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The White House Intruder

An uninvited guest sheds light on Secret Service shortcomings

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On Sept. 19, 2014, soon after the first family left the White House for Camp David, Omar Jose Gonzalez jumped the fence and ran across the North Lawn. Carrying a knife, Gonzalez entered the main residence. A guard was not present at the front door when Gonzalez entered. An alarm box that should have alerted the guard inside had been muted. Gonzalez passed the entrance hall guard and ran into the East Room before being tackled by an officer.

After Gonzalez was captured, police found more than 800 rounds of ammunition in his car near the White House. Later it was revealed that when Gonzalez had been arrested by Virginiapolice in July 2014, he had several weapons and a White House map in his possession. The day after Gonzalez entered the White House, Secret Service Director Julia Pierson ordered an internal review of its security procedures. The breach led to criticism of the Secret Service as all the details of the incident emerged.

By late Sept., Gonzalez, 42, appeared before a federal grand jury. He was charged with one federal count of entering a restricted building while carrying a deadly or dangerous weapon. He was also charged with two district law violations: unlawful possession of ammunition and carrying a dangerous weapon outside a home or business.

Mistakes Were Made

On Sept. 30, the House Committee on Oversight and Government Reform held a hearing to examine how the U.S. Secret Service failed to prevent the intrusion. After three hours of questioning Pierson, members of both parties declared that they had lost confidence in the Secret Service and asked for an independent investigation of the organization. During the questioning, Pierson defended the Secret Service, but did admit that "mistakes were made" by both agents and officers.

Pierson would not explain why the public was misled about how far inside the White House Gonzalez had managed to get. Initially officials had said that Gonzalez had been unarmed and was captured just inside the White House front door. After the hearing, Representative Jason Chaffetz said, “I seriously question their candor to Congress and the American people about what is really going on."

Pierson Resigns

Just hours after the hearing, officials disclosed another Secret Service security incident. During a Sept. 16 visit to the Centers for Disease Control and Prevention in Atlanta, an armed contract security guard rode in an elevator with President Obama. The incident violated agency protocols because only Secret Service agents and officers can be armed while in the presence of the president.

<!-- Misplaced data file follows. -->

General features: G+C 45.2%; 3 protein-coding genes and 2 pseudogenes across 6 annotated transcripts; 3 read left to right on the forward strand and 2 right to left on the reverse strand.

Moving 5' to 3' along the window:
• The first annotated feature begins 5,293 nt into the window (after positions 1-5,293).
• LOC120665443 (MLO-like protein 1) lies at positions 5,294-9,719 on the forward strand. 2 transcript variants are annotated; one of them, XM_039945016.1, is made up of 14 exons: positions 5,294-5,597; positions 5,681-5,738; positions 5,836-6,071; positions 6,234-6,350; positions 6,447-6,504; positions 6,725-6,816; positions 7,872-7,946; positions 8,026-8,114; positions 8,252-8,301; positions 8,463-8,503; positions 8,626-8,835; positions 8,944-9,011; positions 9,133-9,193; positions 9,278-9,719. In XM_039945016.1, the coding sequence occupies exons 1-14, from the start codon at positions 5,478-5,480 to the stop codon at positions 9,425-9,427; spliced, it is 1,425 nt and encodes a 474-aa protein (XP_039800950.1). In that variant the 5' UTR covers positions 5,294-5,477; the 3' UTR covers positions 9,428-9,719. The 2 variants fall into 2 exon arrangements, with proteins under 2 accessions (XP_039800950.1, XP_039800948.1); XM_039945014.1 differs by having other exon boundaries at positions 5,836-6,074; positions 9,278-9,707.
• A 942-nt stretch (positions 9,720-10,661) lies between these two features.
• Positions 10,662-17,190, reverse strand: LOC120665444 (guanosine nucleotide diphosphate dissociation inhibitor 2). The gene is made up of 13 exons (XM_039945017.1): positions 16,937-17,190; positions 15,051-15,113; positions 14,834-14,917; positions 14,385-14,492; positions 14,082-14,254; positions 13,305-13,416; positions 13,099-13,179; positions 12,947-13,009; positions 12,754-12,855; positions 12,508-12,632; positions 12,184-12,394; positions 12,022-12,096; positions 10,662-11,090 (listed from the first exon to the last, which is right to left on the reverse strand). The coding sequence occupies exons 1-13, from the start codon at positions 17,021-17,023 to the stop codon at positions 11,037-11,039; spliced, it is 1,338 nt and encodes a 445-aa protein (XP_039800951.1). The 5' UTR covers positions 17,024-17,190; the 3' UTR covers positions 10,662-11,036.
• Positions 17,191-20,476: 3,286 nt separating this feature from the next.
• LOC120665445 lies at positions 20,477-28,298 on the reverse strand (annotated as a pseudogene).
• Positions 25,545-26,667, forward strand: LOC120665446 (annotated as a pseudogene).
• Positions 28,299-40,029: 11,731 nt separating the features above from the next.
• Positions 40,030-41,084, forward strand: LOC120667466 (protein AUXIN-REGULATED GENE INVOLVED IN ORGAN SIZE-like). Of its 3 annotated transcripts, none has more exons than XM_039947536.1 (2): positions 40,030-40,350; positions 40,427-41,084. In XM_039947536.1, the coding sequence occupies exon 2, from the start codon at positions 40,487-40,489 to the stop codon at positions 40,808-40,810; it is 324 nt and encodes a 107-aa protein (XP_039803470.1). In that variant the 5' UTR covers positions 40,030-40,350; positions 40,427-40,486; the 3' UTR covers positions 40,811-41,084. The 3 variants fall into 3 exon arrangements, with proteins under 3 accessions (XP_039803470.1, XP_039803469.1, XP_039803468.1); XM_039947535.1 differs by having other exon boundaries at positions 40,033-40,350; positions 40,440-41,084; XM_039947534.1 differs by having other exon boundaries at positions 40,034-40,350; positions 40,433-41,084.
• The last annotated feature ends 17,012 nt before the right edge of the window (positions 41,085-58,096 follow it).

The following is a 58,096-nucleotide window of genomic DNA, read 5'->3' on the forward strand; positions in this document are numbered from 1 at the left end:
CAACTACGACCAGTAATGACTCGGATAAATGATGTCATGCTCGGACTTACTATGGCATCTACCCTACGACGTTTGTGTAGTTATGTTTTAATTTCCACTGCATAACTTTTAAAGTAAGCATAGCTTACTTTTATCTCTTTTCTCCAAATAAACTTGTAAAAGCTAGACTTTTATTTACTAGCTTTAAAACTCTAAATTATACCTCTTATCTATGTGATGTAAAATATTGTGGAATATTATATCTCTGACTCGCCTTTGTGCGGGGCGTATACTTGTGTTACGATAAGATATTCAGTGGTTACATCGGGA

After the hearing, White House Press Secretary Josh Earnest said that Obama continued to have confidence in the Secret Service and Pierson. Even though she still had the president's support, Pierson resigned on Oct. 1. She was the first female director of the Secret Service. Homeland Security Director Jeh Johnson announced Pierson's resignation in a statement. He also announced that the Department of Homeland Security will do an internal inquiry of the Secret Service. Former special agent Joseph Clancy was named interim Secret Service director.

Another Uninvited Guest

On Oct. 22, Dominic Adesanya, 23, jumped the fence at the White House. Secret Service and two dogs stopped the unarmed Adesanya before he got inside the building. The incident occurred just a little over a month since the last White House security incident.

In Nov., the Department of Homeland Security released its review of the Omar Gonzalez incident. Overall, the review found that the intruder's breach was made easier because of a series of "performance, organizational, technical" failures by the Secret Service. The report went on to describe how alarms and radios failed to work properly. Also, the report revealed that many officers failed to spot the intruder climbing over the fence. For example, the Secret Service officer with an attack dog stationed on the North Lawn did not see the intruder jump the fence because the officer was in his van, talking on his personal cellphone. Despite the findings in the report, no Secret Service officers involved in the incident had been suspended or fired by the end of 2014.

Another Secret Service mishap made headlines when two agents crashed through security tape and into a barricade at one of the White House entrances in March 2015. Officials investigating the incident said that the two agents may have been drunk. Later in March, surveillance video footage was released showing the car driven by the two agents hitting a barricade around a suspicious package near the White House. Thus, the video provided evidence that the two agents had interfered with a police investigation by hitting the barricade before crashing their car. The scandal created even more criticism of the Secret Service.

—Jennie Wood
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